After formalities, presented off-camera by male and female voices, the personal representative read his one page Opening Statement. Then the private counsel read her two page Opening Statement.
No PRB member had any questions. The public session ended about 18 – 19 minutes after it began.
Zakariya’s background – early life & leading up to capture
Zakariya was born and raised in Jeddah, Saudi Arabia, but his family is by blood Yemeni.
His personal representative indicated that in the 1990s Zakariya traveled to Bosnia to help protect Muslims there. After being injured, he returned home for a couple of years before traveling to Chechnya to help Muslims there, and then after further training in Afghanistan traveled to the Republic of Georgia. He was captured in Georgia, transferred to Afghanistan for a year, and then sent to Guantanamo Bay. He is approximately 40 or 41 years of age.
U.S. Government’s view of Zakariya’s activities
Zakariya’s personal representative’s comments about Zakariya’s time in Chechnya, Afghanistan, and Georgia are consistent with what the Government outlined in an unclassified summary it read into the record at this morning’s PRB. But, the Government version includes specific allegations not mentioned in the personal representative’s statement (or the private counsel’s statements).
The Government’s unclassified statement states that Zakariya was “a trusted but low-level mujahidin facilitator” and he “arranged to acquire fraudulent passports, and sought to acquire weapons, ammunition and other supplies for mujahidin operations in Chechnya”.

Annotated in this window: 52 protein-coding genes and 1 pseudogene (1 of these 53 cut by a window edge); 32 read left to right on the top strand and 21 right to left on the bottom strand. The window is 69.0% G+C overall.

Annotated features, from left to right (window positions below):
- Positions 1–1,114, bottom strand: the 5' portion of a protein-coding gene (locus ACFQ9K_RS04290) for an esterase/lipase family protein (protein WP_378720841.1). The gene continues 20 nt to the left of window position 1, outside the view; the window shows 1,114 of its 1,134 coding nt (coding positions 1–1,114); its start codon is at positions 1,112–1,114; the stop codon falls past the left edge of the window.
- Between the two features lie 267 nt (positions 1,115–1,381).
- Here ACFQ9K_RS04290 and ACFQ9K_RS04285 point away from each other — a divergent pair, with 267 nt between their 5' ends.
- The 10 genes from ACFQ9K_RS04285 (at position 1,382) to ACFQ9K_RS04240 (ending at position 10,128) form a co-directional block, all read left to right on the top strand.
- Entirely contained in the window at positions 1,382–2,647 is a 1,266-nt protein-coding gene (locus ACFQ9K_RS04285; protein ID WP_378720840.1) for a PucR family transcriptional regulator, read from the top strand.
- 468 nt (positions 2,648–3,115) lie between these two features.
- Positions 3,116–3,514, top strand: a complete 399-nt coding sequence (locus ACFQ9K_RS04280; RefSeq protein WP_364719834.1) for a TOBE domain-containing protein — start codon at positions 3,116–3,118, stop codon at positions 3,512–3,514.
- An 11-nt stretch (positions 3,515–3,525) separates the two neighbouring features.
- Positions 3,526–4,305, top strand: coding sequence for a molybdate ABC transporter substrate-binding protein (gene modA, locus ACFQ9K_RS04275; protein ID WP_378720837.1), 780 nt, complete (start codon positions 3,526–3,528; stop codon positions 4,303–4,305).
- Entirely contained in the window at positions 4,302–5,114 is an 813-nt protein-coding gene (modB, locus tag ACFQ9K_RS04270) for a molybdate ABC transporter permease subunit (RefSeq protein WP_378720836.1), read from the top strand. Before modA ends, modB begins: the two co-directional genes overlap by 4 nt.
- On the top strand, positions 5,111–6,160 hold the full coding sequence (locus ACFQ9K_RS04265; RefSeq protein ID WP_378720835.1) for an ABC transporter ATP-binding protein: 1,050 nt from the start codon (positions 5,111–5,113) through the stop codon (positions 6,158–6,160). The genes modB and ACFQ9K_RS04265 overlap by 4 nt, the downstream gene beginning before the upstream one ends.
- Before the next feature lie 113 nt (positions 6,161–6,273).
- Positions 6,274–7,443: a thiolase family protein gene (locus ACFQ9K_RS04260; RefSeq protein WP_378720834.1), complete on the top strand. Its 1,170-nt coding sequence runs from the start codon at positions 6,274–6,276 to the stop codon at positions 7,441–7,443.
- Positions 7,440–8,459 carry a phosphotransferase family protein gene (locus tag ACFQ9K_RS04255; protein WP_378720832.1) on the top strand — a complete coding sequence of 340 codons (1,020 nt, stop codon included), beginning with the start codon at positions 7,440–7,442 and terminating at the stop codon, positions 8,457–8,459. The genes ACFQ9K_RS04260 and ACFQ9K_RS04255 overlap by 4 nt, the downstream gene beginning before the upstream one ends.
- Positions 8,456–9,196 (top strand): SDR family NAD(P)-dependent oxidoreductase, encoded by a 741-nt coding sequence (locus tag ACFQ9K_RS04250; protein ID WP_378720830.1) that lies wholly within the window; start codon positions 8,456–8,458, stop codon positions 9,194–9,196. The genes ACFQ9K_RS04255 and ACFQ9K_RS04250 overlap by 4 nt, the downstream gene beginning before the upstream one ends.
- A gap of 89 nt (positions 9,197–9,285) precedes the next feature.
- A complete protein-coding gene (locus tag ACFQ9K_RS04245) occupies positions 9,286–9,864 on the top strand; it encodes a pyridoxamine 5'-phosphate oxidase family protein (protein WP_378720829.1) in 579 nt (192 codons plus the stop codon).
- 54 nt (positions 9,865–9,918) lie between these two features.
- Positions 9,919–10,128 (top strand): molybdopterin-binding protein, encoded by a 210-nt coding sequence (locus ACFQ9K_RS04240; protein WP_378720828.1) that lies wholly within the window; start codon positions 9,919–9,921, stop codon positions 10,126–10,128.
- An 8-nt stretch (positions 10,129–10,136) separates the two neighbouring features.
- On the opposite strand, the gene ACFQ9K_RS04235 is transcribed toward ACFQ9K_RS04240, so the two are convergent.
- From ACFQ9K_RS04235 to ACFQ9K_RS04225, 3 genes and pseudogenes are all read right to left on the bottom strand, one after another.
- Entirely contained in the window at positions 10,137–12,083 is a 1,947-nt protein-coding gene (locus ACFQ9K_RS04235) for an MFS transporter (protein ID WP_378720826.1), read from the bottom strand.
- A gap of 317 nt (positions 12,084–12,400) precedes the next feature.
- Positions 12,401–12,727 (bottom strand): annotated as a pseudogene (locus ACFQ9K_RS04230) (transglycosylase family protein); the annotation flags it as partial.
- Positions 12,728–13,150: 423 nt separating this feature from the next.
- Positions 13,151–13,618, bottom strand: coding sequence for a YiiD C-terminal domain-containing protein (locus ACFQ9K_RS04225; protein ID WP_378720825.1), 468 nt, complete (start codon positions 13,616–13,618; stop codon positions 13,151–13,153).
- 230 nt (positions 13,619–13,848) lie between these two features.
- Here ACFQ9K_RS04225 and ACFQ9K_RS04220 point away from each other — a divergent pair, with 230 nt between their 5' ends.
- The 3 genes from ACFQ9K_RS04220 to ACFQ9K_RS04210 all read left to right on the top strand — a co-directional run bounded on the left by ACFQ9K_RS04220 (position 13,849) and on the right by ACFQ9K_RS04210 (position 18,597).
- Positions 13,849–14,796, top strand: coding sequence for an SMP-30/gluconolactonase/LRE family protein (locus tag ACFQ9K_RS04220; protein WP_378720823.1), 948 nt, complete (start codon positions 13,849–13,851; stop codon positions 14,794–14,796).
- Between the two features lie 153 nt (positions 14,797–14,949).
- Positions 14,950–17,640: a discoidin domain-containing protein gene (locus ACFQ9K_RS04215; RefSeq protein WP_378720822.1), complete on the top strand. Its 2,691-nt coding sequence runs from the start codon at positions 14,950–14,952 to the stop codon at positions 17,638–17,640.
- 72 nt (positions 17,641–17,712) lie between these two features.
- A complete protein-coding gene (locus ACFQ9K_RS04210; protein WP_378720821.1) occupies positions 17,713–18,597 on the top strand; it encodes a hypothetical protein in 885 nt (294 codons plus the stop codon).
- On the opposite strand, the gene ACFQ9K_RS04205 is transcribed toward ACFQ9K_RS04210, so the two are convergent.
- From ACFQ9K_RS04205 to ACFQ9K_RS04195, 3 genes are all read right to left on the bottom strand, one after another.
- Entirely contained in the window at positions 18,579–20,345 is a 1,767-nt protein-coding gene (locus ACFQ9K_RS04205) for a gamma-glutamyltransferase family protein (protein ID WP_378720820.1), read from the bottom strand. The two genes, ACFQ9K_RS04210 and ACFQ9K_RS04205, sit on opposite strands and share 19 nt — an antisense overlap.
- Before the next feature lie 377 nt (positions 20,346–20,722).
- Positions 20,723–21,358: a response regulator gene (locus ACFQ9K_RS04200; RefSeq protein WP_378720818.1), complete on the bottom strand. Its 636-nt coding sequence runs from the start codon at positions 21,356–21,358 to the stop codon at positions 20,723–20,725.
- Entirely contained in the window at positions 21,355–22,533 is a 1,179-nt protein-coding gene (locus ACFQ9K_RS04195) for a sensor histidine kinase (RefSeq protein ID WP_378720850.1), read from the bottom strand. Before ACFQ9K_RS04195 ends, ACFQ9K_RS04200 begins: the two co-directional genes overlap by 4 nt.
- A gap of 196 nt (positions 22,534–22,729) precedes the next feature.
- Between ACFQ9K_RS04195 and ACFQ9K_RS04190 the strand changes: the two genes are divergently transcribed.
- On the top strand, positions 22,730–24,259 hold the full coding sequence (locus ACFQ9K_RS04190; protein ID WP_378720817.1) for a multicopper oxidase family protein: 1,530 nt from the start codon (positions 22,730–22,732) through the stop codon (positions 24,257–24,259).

No contact with Zakariya’s family; Life after Guantanamo?
In today’s remarks, all sides agreed that Zakariya had had no contact with family since his arrival at Guantanamo Bay, and that he has little formal education. While the Government states that “he has not articulated any plans or hopes for his life after release”, his private counsel stated that “he would like to work in a store, perhaps one selling sweets, or drive a taxi”. Furthermore, the private counsel stated that Reprieve’s “Life After Guantanamo” program “has agreed that Zakaria can participate in that program”, and that two international law firms (including the private counsel’s firm — Kelly, Drye & Warren), “are committed to continuing our work as his lawyers to give him or find for him whatever assistance is needed.”
The U.S. Government Unclassified Summary for Zakariya, that was read into the record today by a faceless female off-camera voice, is here:
The Opening Statement of Zakariya’s U.S. Government’s Personal Representative and the Opening Statement of Zakariya’s Private Counsel are here:
What is a PRB?
Today’s hearing is a Periodic Review Board (PRB), and was conducted pursuant to a 2011 Executive Order which has required most detainees to have a “periodic review” of their detention status. Though Zakariya has had similar reviews under now defunct processes, this was his “initial review” (or “initial PRB”) under the 2011 procedure.
If a detainee is cleared for release after his initial review, he would have no additional hearings. If he is not cleared for release he would have a “file review” every six months. If he remains uncleared, he would have a “full review” every three years.
About 60 the 76 men remaining captive at Guantanamo are entitled to PRBs per the rules, and about 55 have had an initial review. Many who have had initial reviews were subsequently cleared for release, and many of those have actually been released post-initial review.